def __init__(self, name, age):
        self.name = name
        self.age = age
        self.stamina = 100

def DateGen():
    name_list = {
    1 : 'Avah',
    2 : 'Raina',
    3 : 'Giovanna',
    4 : 'Nala',
    5 : 'Ayla',
    6 : 'Marlee',
    7 : 'Vivian',
    8 : 'Patricia'

    date_interested = False
    player_interested = False

    while player_interested == False or date_interested == False:
        name = name_list[randint(1, len(name_list))]
        date_interested = random.choice([True, False])
        age = randint(25,34)

        print(f'Date profile\nName: {name}\nAge:{age}\nInterested: {date_interested}\n')

        choice = input("'R' for like\n'L' for no thank you\n[Swipe]").upper()

        if choice == 'R':
            player_interested = True
        elif choice == 'L':
            player_interested = False
            print("If you can't swipe you're too old")

    print("you got matched")

    return name, age

gen_name, gen_age = DateGen()
date = Person(gen_name, gen_age)

#makes an instance of Map called game_map and sets start to 'phone'
map1 = Map('start')

#makes an instance of Game_Engine that is-a map1
game1 = Game_Engine(map1)

It’s pretty simple first I have a date generator function (Date_gen) that generates match. I’m using the return as parameters when I generate an instance of the Person class.

After that is the game uses Zed’s engine to loop through different scenes which I’ve left clear.

Sofar I’ve recreated the game from the book - I understand how the navigation works, however I’m lying if I say I can recreate it from scratch without looking at Zed’s example. But I don’t know if that’s the point? Or is it’s worth just building out my own game? going to next exercise? or if anyone has any suggestions what I can do to my own game to drill this exercise more?

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I spent weeks on that exercise and I know I couldn’t recreate Zed’s code either. But what I can do is make something that functions in a similar manner and has different parts to a game sequence in it because I spent so much time learning what his code did.
Sometimes, now I know this doesn’t work for everyone, going off into your own version, something you can really sink your teeth into, can help you learn more in depth than trying to relate to someone else’s vision for a concept.

If you really want to do the phone/dating app, take the bits you understand and start going for it. Dive in and go for it. Modify things into words that you understand.
if changing the name of ‘Scenes’ to ‘Date_night’ or something that fits your story helps, go for it.

It’s about learning, do what you want to do. Try things, break things, and have fun.

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That’s a good start. Keep it simple and work out the structure. Now, I have a couple questions for you on how you’re approaching this:

  1. Are you first designing the whole game without code before you try to write it?
  2. Are you gradually translating your design into code, starting with comments, then psuedo code, then python?
  3. Are you obsessively running your code to make sure it keeps working as you code?
  4. Are you implementing the structure, confirming that it matches your #1 work, and then filling in the structure?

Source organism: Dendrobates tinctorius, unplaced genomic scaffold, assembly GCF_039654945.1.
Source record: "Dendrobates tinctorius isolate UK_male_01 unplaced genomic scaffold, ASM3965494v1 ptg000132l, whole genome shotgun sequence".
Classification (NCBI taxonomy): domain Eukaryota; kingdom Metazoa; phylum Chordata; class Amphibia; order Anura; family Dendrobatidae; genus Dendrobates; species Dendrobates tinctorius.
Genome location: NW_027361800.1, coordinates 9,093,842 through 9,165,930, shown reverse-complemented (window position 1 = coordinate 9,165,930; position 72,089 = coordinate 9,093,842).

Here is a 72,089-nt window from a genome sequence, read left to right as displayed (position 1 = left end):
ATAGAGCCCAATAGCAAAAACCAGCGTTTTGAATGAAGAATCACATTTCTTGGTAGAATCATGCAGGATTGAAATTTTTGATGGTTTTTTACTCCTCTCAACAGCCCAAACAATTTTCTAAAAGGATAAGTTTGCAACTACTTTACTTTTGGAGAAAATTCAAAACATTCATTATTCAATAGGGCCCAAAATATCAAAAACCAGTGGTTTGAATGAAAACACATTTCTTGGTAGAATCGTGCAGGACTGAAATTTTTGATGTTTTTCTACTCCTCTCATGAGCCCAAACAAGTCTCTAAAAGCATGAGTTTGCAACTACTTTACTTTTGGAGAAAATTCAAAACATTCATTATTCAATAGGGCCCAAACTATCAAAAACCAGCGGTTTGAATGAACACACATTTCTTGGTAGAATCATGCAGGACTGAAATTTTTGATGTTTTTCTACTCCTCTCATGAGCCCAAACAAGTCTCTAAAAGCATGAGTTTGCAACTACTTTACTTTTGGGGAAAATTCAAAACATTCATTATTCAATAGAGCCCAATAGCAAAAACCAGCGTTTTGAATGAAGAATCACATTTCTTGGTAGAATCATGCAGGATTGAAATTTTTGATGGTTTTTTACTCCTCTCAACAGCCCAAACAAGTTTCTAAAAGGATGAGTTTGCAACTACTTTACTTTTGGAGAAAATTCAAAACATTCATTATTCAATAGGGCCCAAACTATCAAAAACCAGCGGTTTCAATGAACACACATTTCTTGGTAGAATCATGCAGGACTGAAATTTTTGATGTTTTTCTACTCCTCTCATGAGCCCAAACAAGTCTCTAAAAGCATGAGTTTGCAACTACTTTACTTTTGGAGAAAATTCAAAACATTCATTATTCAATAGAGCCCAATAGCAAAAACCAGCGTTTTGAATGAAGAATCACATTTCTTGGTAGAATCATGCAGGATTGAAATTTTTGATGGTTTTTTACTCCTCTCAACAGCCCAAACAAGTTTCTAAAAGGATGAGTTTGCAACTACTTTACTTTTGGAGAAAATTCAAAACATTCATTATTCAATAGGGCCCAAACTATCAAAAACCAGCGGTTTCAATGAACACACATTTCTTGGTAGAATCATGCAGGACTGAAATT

Here’s my answers:

  1. I designed the game entirely on paper before I did any coding. I drew out a map, ideas of monsters, names of things, then I did a full writeup of what the game would do. From the writeup and the paper notes I compiled a list of important Nouns mentioned in the design. These nouns became my classes. The map became my connections between the classes that made up rooms. This is all mentioned in the book on doing an OOP design.
  2. My first batch of code was JUST the Room classes, nothing in them at all. Then the Map that put them together. Then the Engine that ran the Map. Then I filled in the classes for rooms with what they did.
  3. I run my program about once ever 1-10 lines of code, usually when I have some small chunk written that could run I try to run it and confirm it runs and works.
  4. I do the classes, work out just their names, then subclasses, then how they’re connected, then how the Map works, then how the Engine works, then fill in each Room and confirm it keeps working. This is only possible because I spent a lot of time in #1.
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Thank you @nellietobey for the encouragement.
It’s good to be reminded that I’m travelling a well worn path.
I’ll go back to my game again.

Hi @zedshaw
I did design my game on paper, but then left the details out what should happen in each room as I thought it was more about learning about the game engine…
You’re right, I went top down instead of bottom up.
I’ll get back to my colouring pens and likely be back here again in a few days.

Also I want to say I’m not sure if I have ever gotten so much value for my money then when I purcased LPTHW and then connecting with everyone on this forum. I’m not sure how you have the energy to probably answer the same questions over and over again. But thank you.

It is said a lot, but it’s very true:

Programming is more thinking than coding.

I spend a lot of time thinking about what to write before I do write it. If I am “hacking” it’s an interactive thinking with code, but usually I’ve done some kind of research first and I’m just testing out the idea I’ve got from a lot of research, planning, and thinking.

Usually if I didn’t do any planning and I’m just hacking live on an idea, I end up throwing that code out as it’s really my research.

So, spend a lot more time planning, or plan on throwing out your trash code since it was just for planning. :wink: